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LISBON, Portugal — A hospital in central Portugal says it’s closing its pediatric services after finding out that a health worker who had contact with members of a soccer club affected by an omicron coronavirus variant outbreak was also infected with the same strain.

The Hospital Garcia de Orta in Almada, a town neighboring the Portuguese capital has tested 28 other workers who came into close contact with the positive case and all of them returned as negative, according to a statement released late on Tuesday.

An additional group of 28 hospital users have been identified as at possible risk and authorities were following up with them, it said.

The hospital said it will close both emergency and outpatient pediatric service for two weeks.

Portuguese authorities on Monday reported what appeared to be the first confirmed cases of local omicron transmission in Europe after recording 13 positives among members of the Belenenses SAD professional soccer club, including a player who had returned from South Africa where the strain was first identified.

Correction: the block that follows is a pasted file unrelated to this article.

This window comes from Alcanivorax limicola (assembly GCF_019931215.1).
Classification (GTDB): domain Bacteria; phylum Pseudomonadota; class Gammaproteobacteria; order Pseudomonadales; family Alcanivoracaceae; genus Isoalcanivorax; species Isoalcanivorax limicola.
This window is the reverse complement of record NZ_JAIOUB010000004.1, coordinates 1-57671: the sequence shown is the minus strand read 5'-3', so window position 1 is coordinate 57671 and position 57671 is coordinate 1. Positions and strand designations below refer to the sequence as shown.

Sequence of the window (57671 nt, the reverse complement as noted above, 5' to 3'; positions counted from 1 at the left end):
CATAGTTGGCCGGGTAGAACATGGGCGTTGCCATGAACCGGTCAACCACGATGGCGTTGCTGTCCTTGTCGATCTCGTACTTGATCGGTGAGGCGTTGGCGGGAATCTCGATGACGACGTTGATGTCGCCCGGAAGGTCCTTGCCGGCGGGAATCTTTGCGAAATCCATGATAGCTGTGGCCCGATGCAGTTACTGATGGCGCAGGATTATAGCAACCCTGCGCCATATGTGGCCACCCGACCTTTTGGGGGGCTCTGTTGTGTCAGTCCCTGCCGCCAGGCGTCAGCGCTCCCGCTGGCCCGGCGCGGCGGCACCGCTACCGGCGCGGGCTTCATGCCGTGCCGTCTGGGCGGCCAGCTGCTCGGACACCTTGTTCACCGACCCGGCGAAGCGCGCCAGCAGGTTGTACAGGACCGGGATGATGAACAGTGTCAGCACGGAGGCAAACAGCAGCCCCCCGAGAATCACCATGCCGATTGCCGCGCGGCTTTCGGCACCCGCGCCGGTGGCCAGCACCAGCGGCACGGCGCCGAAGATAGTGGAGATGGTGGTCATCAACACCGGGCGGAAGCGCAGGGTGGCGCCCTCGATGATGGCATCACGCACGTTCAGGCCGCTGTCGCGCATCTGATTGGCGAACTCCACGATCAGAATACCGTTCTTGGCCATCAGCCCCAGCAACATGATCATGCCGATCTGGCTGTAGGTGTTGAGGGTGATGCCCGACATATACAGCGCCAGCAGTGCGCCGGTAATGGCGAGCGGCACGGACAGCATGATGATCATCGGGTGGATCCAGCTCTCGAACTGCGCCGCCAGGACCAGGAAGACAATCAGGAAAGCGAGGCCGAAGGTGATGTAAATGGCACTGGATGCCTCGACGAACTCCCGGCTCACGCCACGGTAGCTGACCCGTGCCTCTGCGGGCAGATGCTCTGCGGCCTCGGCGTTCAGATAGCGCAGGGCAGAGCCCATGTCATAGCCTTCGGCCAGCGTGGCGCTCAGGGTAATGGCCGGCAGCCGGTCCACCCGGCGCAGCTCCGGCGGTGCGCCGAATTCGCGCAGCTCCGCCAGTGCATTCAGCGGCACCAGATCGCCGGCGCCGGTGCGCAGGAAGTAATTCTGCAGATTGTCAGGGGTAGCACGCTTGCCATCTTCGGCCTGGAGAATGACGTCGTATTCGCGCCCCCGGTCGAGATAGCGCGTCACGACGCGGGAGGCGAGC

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BERLIN — German vaccine-maker BioNTech said Tuesday that it should be able to begin shipping doses of its coronavirus shot for children under 12 in the European Union a week earlier than previously announced.

BioNTech, which developed the first widely approved COVID-19 vaccine together with U.S. partner Pfizer, said the lower-dosage vials will be delivered to EU countries from Dec. 13.

The 27-nation bloc had previously expected the shipments to begin Dec. 20, causing some concern that the start of the vaccine campaign for younger children might be disrupted by the festive period.

BioNTech will provide up to 13 million such doses to EU countries in December.